Joachim Ladefoged: Wide Angles

A crowd participates in Pope Benedict XVI’s Young Catholics Youth Rally at St. Joseph’
s Seminary, Yonkers, N.Y.

DPP: How did one of your most well-known series, and one that ended up in a book Mirror, come about?

Ladefoged: The year I joined Magnum, I had to come up with new ideas. I went to the Danish championships for bodybuilders and got permission to shoot backstage. Since I was freelance, I went back to Politiken and pitched them the story about bodies and narcissism and voyeurism, not a story about who was the best bodybuilder. I was looking for this more weird or abstract world backstage behind the scenes. They agreed. After three years of shooting at the event, I felt I wasn’t really moving on, so I started doing color portraits. Between portraits, I started shooting some video and ended up asking for and getting the money from the Danish Film Institute to do a film.

DPP: It’s interesting that one of your earliest projects, on prostitution, involved nudity and the body, and then you did the series on bodybuilders.

Ladefoged: Since I was so into sports when I was young, I think that stories about the body are very important to me. It took me eight years to finish this project because the Danish championships take place once a year.

DPP: Because of your love of sports and, in particular, soccer, it must have been a great assignment for you to photograph Lionel Messi for Time magazine. How did you shoot it?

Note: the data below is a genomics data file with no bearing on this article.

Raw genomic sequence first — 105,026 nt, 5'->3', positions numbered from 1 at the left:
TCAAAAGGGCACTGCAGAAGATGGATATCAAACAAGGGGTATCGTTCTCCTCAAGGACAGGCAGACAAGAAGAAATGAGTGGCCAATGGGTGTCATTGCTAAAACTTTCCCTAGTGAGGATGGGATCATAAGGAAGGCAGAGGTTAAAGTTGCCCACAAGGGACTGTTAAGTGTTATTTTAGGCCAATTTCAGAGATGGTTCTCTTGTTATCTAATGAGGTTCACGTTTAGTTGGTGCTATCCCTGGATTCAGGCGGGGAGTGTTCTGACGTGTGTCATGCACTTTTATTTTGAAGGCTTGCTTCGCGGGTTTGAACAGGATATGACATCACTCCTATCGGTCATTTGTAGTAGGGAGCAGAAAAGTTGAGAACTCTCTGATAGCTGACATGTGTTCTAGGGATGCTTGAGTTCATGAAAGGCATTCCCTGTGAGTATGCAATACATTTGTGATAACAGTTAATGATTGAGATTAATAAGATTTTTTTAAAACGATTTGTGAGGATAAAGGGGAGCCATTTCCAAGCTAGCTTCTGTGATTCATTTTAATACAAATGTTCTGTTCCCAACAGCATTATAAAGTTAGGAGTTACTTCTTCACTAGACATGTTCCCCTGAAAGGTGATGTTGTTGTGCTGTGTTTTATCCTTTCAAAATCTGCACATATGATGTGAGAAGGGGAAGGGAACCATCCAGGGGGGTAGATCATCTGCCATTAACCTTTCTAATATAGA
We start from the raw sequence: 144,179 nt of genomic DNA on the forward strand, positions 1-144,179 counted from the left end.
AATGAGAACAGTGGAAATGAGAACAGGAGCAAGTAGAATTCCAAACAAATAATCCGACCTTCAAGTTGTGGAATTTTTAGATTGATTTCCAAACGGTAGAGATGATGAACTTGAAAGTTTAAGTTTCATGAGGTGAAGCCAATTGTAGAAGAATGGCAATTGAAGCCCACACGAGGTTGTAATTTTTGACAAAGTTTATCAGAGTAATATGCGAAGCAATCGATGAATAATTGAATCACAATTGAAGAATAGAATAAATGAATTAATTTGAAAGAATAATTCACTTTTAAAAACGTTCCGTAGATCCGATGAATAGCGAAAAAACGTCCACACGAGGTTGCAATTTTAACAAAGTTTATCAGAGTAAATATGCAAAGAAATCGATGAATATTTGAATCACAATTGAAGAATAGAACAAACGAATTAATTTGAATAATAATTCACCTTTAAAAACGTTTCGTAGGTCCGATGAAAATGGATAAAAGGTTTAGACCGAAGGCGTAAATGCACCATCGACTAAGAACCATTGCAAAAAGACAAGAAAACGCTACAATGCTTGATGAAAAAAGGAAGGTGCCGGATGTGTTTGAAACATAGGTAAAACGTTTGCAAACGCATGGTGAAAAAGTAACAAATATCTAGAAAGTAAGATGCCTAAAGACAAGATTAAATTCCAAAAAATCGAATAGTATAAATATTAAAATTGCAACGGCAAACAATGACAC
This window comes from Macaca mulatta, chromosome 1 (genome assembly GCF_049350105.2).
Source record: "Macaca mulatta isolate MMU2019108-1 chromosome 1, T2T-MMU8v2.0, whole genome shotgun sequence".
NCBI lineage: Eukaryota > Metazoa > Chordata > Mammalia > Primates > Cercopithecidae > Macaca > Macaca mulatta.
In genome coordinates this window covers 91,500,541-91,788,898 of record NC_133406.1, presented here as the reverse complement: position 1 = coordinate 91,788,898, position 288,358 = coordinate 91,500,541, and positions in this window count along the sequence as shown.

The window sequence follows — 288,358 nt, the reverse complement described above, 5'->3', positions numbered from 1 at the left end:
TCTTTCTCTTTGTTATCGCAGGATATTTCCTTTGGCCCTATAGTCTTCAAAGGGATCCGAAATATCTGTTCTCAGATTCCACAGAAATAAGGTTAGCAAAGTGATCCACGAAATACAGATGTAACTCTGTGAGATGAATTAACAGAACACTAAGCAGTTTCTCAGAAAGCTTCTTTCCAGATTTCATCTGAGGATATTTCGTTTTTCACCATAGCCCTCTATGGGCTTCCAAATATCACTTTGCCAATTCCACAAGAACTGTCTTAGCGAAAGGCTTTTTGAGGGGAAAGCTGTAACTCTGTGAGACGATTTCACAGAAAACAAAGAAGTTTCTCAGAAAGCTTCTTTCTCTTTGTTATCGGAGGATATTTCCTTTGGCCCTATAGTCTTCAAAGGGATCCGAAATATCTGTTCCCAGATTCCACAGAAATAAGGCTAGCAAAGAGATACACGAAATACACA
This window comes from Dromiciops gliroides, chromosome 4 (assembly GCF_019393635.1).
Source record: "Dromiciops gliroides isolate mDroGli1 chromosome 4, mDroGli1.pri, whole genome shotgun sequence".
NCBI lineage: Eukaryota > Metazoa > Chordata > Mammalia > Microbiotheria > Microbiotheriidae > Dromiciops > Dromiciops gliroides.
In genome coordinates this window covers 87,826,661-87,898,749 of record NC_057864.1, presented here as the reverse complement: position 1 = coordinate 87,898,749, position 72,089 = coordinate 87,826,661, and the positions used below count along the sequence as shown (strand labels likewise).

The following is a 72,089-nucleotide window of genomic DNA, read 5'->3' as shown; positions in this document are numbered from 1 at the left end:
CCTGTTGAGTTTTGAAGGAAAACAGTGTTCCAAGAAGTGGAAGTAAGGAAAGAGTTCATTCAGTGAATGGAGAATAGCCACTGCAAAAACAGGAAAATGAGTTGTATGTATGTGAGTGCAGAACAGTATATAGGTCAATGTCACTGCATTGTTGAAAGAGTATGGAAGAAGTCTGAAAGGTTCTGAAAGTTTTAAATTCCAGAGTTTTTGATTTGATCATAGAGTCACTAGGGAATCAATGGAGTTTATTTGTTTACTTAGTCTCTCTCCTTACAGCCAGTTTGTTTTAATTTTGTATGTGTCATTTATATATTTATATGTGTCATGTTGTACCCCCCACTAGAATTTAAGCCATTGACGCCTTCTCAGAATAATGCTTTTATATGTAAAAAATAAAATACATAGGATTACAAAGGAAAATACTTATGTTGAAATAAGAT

Ladefoged: I knew I would have very little time with him. I arrived in Barcelona and rented strobes and bought white and black backgrounds. My assistant and I set up a little studio in a room at the training compound. When he came in, we were ready to go.

Shooting the same thing all the time bores me. I come from a newspaper background where you have to cover a variety of assignments.

DPP: How did you learn to work with strobes?

Ladefoged: We used strobes very little at the newspapers. When I became a freelance photographer, I decided to teach myself because I wanted to be more of a magazine photographer. Now I work with Profoto. My Mirror series portraits were made with strobes. The black-and-white reportage images for the series were made with an off-camera handheld flash.

DPP: Your diversity really shows itself in the fact that you photographed Justin Bieber and the Pope.

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